There are several types of mites that can invade the ear canals
of dogs, puppies, cats, and kittens. The same mite can affect
both dogs and cats. In the puppy and kitten, the most common ear
mite is Otodectes cynotis. It is not important in the
diagnosis and treatment of ear mites to identify the exact scientific
type of mite. Regardless of the exact mite species involved, we
usually refer to mites of the ear canal simply as ear mites. Contrary
to popular belief, however, is the fact that ear mites can live
anywhere on the animal's body.
How are the mites transmitted?
Ear mites are extremely contagious. They can be passed from the
mother animal to her offspring. Additionally, the mites are easily
spread to other pets within the household including cats, dogs,
rabbits, hamsters, gerbils, mice, ferrets, etc. Humans are not
What are the symptoms?
Puppies with ear mites will scratch around their ears and/or shake
their heads. The amount of scratching and shaking depends on the
severity of the mite infestation. With more advanced infestation,
the ear canals will bleed and either fresh or dried blood will
appear inside the canal. Dried blood resembles coffee grounds.
If you peer into your pet's ears and notice a build-up of a material
that looks like 'coffee grounds,' then your pet probably has ear
mites, although a bacterial and/or yeast infection is also a possibility.
Ear mites are very common, but still serious. Left untreated,
they severely damage the ear canals and eardrum and can cause
permanent hearing loss.
If mites spread out of the ears to other areas of the body, the
animal may or may not scratch the area.
What is the management?
Various commercial ear preparations are available to kill the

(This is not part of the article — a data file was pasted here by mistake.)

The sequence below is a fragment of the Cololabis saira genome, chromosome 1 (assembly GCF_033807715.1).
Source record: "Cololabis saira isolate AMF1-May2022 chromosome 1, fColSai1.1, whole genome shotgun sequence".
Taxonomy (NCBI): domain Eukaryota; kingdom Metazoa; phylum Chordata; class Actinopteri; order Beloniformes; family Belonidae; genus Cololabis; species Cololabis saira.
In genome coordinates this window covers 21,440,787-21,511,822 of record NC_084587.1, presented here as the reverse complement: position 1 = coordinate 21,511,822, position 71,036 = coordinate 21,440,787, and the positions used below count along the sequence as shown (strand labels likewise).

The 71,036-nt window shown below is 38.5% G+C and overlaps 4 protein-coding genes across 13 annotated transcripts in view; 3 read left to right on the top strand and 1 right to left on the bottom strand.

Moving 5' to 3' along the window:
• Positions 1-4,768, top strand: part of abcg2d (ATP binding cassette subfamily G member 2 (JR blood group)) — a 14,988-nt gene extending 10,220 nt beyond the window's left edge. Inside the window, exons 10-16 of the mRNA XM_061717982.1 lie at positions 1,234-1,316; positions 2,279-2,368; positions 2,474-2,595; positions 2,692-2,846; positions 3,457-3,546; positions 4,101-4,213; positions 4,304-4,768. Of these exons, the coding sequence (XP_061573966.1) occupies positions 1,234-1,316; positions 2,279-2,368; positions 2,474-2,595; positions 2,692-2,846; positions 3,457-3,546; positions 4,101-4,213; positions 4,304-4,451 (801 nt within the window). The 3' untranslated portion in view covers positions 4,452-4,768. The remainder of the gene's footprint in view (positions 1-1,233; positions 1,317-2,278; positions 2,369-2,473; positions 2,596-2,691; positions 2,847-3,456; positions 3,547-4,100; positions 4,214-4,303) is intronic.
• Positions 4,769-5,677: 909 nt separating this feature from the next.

mites. These products contain an insecticide, usually pyrethrin.
Ear products without an insecticide will not kill the mites. Ivermectin,
fipronil (Frontline), and selamectin (Revolution) have also been
used by some veterinarians. (Milbemycin (Interceptor) and Acarexx,
a form of ivermectin have recently been approved for the treatment
of ear mites in cats.) Depending upon the medication used, the
ears may need to be treated two to four weeks until all mites
are killed. As previously mentioned, many ear mites live all over
the body, including the feet and tail. These areas should also
be treated. Most products designed for fleas and ticks such as
sprays, dips, and shampoos, which contain one of the above ingredients
will be effective. Be sure to use products approved for use on
dogs, and to treat the tail. This is because while sleeping, the
tail is curled around the puppy's body where it lies in close
contact with the ear. Because mites are very easily transferred
between pets, it is best if all pets in the household receive
simultaneous treatment. Most types of mites do not survive long
off the pets, so the treatment of the house and yard is usually
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